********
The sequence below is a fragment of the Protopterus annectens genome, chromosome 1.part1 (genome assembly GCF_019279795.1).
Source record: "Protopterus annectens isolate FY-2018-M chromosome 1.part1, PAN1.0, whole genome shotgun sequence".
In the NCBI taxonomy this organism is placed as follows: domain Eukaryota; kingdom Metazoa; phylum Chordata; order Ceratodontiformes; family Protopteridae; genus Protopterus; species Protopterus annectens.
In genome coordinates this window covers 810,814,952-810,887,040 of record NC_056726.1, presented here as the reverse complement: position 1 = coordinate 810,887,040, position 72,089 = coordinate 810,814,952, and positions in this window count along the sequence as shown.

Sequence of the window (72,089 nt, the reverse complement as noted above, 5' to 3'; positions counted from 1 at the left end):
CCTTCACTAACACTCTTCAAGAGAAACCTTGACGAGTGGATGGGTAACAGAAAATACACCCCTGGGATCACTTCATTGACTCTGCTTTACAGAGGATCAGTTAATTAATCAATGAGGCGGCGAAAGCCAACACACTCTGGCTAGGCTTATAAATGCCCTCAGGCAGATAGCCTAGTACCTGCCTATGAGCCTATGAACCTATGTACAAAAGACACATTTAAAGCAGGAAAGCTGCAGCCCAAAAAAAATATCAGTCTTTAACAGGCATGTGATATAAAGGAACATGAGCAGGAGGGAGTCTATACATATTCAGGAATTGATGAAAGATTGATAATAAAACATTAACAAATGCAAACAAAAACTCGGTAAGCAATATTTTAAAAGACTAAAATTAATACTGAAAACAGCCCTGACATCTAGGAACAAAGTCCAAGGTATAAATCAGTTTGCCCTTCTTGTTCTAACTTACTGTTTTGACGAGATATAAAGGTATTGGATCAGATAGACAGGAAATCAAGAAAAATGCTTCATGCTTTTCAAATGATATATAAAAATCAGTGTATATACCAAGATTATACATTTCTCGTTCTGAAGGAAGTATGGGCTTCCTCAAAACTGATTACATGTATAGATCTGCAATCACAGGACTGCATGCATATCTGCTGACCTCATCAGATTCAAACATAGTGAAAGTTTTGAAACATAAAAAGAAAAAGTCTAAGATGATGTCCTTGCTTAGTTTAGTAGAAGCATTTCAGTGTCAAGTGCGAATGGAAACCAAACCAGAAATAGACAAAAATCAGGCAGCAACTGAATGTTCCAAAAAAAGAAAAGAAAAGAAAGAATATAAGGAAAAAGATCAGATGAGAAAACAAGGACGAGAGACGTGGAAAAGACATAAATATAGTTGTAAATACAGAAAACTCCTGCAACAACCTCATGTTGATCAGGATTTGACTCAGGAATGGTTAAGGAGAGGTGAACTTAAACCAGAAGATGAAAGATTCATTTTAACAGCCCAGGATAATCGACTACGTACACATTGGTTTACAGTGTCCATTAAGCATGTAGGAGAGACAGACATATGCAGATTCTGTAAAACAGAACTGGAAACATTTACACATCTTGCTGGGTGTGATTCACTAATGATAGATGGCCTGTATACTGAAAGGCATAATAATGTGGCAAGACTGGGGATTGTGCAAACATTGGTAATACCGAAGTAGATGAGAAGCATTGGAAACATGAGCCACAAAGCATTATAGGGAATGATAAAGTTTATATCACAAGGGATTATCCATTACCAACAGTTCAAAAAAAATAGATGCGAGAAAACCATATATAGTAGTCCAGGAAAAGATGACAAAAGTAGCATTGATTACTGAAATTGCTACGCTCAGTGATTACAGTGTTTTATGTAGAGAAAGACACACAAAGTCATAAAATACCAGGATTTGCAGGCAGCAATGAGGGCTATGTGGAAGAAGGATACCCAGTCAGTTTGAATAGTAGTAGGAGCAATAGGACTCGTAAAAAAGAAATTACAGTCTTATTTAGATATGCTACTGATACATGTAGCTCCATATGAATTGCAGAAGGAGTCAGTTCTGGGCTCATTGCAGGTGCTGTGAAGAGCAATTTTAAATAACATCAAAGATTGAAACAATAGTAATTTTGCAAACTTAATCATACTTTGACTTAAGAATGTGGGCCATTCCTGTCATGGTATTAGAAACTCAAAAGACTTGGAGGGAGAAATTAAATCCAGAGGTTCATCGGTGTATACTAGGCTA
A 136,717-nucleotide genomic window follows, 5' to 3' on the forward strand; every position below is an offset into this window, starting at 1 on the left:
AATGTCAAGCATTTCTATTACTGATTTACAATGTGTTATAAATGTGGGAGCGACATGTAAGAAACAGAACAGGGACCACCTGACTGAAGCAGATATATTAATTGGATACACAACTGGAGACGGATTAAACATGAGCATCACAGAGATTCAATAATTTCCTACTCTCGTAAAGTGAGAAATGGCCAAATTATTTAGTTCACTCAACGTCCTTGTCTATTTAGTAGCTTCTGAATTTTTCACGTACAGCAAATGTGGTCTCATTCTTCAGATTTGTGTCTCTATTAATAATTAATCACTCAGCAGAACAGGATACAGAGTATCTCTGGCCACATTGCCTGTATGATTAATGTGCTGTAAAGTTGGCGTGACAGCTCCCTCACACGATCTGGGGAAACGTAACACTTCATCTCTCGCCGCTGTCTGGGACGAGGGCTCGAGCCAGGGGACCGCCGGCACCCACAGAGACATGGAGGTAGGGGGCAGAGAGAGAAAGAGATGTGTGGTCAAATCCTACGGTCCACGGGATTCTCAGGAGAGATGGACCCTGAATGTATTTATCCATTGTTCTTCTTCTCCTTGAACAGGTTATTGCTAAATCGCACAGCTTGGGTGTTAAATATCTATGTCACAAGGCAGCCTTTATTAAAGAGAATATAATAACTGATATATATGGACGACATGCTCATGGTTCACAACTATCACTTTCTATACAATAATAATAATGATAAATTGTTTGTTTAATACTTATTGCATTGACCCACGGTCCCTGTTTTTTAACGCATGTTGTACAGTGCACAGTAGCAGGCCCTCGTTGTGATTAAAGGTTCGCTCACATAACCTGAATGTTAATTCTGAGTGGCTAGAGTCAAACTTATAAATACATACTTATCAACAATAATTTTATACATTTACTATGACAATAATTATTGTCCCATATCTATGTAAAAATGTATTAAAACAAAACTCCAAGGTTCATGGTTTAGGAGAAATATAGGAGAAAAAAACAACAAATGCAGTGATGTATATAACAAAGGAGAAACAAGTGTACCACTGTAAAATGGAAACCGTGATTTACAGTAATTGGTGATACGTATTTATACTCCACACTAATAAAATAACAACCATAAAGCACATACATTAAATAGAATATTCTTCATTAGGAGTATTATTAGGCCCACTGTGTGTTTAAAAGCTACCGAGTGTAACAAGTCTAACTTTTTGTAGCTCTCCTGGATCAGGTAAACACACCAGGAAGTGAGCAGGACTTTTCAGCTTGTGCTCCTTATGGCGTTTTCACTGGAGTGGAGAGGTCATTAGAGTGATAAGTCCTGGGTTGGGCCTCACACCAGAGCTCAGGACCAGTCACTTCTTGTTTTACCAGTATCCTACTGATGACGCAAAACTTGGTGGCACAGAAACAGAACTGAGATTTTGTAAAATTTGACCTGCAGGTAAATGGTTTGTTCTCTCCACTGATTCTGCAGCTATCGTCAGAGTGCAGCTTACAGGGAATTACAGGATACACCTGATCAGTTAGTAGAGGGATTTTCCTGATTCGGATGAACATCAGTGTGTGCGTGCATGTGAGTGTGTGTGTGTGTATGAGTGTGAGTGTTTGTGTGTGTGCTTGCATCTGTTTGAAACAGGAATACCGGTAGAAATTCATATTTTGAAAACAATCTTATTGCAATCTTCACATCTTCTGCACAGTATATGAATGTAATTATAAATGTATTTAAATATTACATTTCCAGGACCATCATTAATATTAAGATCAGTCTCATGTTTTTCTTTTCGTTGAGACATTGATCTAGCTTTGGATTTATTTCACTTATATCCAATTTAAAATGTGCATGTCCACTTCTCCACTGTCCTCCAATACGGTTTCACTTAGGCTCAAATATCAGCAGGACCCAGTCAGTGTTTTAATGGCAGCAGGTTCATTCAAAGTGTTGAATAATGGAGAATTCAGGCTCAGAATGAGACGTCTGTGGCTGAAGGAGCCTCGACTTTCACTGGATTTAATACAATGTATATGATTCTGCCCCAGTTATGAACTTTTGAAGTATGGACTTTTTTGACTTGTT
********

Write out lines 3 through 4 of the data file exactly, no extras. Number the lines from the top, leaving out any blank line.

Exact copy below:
In the NCBI taxonomy this organism is placed as follows: domain Eukaryota; kingdom Metazoa; phylum Chordata; order Ceratodontiformes; family Protopteridae; genus Protopterus; species Protopterus annectens.
In genome coordinates this window covers 810,814,952-810,887,040 of record NC_056726.1, presented here as the reverse complement: position 1 = coordinate 810,887,040, position 72,089 = coordinate 810,814,952, and positions in this window count along the sequence as shown.